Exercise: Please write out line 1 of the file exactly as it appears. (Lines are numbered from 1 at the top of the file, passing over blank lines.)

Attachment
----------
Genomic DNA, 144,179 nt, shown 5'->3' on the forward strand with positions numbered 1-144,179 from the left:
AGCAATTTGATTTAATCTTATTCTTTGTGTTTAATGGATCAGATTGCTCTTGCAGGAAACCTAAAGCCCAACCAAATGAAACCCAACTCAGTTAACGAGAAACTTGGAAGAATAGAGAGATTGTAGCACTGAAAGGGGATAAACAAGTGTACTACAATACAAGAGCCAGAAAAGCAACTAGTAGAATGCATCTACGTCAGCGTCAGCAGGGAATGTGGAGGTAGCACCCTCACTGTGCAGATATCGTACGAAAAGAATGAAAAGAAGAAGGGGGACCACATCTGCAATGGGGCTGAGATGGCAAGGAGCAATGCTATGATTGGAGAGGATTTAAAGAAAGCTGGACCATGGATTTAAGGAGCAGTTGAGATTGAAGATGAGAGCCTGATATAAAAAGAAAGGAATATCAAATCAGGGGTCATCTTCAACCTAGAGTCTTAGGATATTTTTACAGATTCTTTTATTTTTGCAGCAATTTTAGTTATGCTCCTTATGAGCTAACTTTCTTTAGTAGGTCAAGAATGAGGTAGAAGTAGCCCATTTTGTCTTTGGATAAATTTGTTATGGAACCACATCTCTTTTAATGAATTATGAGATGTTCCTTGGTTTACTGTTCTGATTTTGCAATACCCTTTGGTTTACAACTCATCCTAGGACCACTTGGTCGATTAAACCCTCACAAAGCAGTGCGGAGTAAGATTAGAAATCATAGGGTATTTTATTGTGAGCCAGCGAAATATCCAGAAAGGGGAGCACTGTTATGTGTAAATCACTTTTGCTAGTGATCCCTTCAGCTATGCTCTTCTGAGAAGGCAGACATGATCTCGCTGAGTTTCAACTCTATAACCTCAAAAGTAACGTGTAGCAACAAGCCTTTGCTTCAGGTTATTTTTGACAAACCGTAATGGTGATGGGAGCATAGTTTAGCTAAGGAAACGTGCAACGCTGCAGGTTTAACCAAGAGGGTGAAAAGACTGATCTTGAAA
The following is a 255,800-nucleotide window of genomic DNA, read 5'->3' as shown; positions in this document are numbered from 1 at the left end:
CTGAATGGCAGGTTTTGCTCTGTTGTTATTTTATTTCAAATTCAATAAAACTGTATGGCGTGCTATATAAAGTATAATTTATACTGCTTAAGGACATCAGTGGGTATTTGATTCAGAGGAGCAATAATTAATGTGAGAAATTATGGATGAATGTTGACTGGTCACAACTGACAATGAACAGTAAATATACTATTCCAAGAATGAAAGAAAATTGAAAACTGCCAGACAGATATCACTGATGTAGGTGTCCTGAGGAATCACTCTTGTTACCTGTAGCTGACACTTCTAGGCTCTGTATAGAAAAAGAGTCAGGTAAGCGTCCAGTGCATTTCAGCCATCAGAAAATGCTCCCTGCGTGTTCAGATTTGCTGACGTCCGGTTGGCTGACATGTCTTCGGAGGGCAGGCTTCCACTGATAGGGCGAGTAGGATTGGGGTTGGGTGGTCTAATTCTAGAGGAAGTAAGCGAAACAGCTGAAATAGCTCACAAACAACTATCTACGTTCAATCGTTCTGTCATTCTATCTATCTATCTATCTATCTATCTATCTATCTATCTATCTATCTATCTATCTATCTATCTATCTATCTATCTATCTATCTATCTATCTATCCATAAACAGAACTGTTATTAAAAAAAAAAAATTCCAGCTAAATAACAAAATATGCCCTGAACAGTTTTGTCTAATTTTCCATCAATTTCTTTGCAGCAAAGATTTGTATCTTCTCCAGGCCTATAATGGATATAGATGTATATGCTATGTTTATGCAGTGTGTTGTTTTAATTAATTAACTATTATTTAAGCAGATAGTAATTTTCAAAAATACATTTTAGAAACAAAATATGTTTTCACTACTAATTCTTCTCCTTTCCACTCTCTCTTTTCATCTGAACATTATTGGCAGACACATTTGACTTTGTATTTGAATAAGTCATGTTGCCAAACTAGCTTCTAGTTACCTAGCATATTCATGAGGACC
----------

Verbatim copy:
Genomic DNA, 144,179 nt, shown 5'->3' on the forward strand with positions numbered 1-144,179 from the left: